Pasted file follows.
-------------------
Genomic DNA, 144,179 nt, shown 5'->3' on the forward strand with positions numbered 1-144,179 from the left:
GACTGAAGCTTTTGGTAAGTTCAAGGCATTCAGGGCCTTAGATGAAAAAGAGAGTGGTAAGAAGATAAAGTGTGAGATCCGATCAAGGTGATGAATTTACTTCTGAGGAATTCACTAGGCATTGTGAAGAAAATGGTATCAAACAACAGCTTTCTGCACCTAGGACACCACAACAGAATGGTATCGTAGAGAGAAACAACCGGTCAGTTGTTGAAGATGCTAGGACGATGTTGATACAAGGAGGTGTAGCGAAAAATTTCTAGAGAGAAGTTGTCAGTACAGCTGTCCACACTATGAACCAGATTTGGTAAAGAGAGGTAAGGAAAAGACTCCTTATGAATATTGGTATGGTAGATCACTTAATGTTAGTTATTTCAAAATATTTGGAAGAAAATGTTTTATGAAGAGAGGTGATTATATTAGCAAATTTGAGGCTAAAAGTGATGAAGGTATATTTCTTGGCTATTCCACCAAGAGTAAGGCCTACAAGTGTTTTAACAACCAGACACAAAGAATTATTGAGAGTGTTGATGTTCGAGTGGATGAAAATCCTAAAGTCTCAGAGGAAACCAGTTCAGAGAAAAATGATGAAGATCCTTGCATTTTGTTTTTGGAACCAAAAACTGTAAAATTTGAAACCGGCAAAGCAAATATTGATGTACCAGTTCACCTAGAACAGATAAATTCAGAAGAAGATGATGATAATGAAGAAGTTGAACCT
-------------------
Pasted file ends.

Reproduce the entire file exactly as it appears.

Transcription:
Genomic DNA, 144,179 nt, shown 5'->3' on the forward strand with positions numbered 1-144,179 from the left:
GACTGAAGCTTTTGGTAAGTTCAAGGCATTCAGGGCCTTAGATGAAAAAGAGAGTGGTAAGAAGATAAAGTGTGAGATCCGATCAAGGTGATGAATTTACTTCTGAGGAATTCACTAGGCATTGTGAAGAAAATGGTATCAAACAACAGCTTTCTGCACCTAGGACACCACAACAGAATGGTATCGTAGAGAGAAACAACCGGTCAGTTGTTGAAGATGCTAGGACGATGTTGATACAAGGAGGTGTAGCGAAAAATTTCTAGAGAGAAGTTGTCAGTACAGCTGTCCACACTATGAACCAGATTTGGTAAAGAGAGGTAAGGAAAAGACTCCTTATGAATATTGGTATGGTAGATCACTTAATGTTAGTTATTTCAAAATATTTGGAAGAAAATGTTTTATGAAGAGAGGTGATTATATTAGCAAATTTGAGGCTAAAAGTGATGAAGGTATATTTCTTGGCTATTCCACCAAGAGTAAGGCCTACAAGTGTTTTAACAACCAGACACAAAGAATTATTGAGAGTGTTGATGTTCGAGTGGATGAAAATCCTAAAGTCTCAGAGGAAACCAGTTCAGAGAAAAATGATGAAGATCCTTGCATTTTGTTTTTGGAACCAAAAACTGTAAAATTTGAAACCGGCAAAGCAAATATTGATGTACCAGTTCACCTAGAACAGATAAATTCAGAAGAAGATGATGATAATGAAGAAGTTGAACCT